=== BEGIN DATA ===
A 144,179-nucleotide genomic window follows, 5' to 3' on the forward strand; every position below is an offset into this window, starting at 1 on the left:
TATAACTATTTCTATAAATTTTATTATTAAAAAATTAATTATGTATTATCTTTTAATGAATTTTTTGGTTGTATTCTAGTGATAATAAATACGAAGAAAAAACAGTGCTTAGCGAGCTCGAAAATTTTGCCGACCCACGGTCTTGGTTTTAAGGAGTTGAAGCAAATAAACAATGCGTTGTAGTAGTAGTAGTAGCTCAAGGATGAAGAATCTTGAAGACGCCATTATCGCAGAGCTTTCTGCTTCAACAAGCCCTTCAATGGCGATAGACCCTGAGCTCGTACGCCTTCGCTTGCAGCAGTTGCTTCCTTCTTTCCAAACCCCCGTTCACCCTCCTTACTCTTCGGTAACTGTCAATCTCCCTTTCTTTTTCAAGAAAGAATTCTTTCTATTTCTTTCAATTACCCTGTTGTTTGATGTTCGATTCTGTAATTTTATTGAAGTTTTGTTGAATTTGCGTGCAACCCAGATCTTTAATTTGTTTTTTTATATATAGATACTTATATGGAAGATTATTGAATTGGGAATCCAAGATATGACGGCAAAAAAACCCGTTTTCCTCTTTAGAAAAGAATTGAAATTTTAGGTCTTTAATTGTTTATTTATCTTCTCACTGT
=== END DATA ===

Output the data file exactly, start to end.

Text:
A 144,179-nucleotide genomic window follows, 5' to 3' on the forward strand; every position below is an offset into this window, starting at 1 on the left:
TATAACTATTTCTATAAATTTTATTATTAAAAAATTAATTATGTATTATCTTTTAATGAATTTTTTGGTTGTATTCTAGTGATAATAAATACGAAGAAAAAACAGTGCTTAGCGAGCTCGAAAATTTTGCCGACCCACGGTCTTGGTTTTAAGGAGTTGAAGCAAATAAACAATGCGTTGTAGTAGTAGTAGTAGCTCAAGGATGAAGAATCTTGAAGACGCCATTATCGCAGAGCTTTCTGCTTCAACAAGCCCTTCAATGGCGATAGACCCTGAGCTCGTACGCCTTCGCTTGCAGCAGTTGCTTCCTTCTTTCCAAACCCCCGTTCACCCTCCTTACTCTTCGGTAACTGTCAATCTCCCTTTCTTTTTCAAGAAAGAATTCTTTCTATTTCTTTCAATTACCCTGTTGTTTGATGTTCGATTCTGTAATTTTATTGAAGTTTTGTTGAATTTGCGTGCAACCCAGATCTTTAATTTGTTTTTTTATATATAGATACTTATATGGAAGATTATTGAATTGGGAATCCAAGATATGACGGCAAAAAAACCCGTTTTCCTCTTTAGAAAAGAATTGAAATTTTAGGTCTTTAATTGTTTATTTATCTTCTCACTGT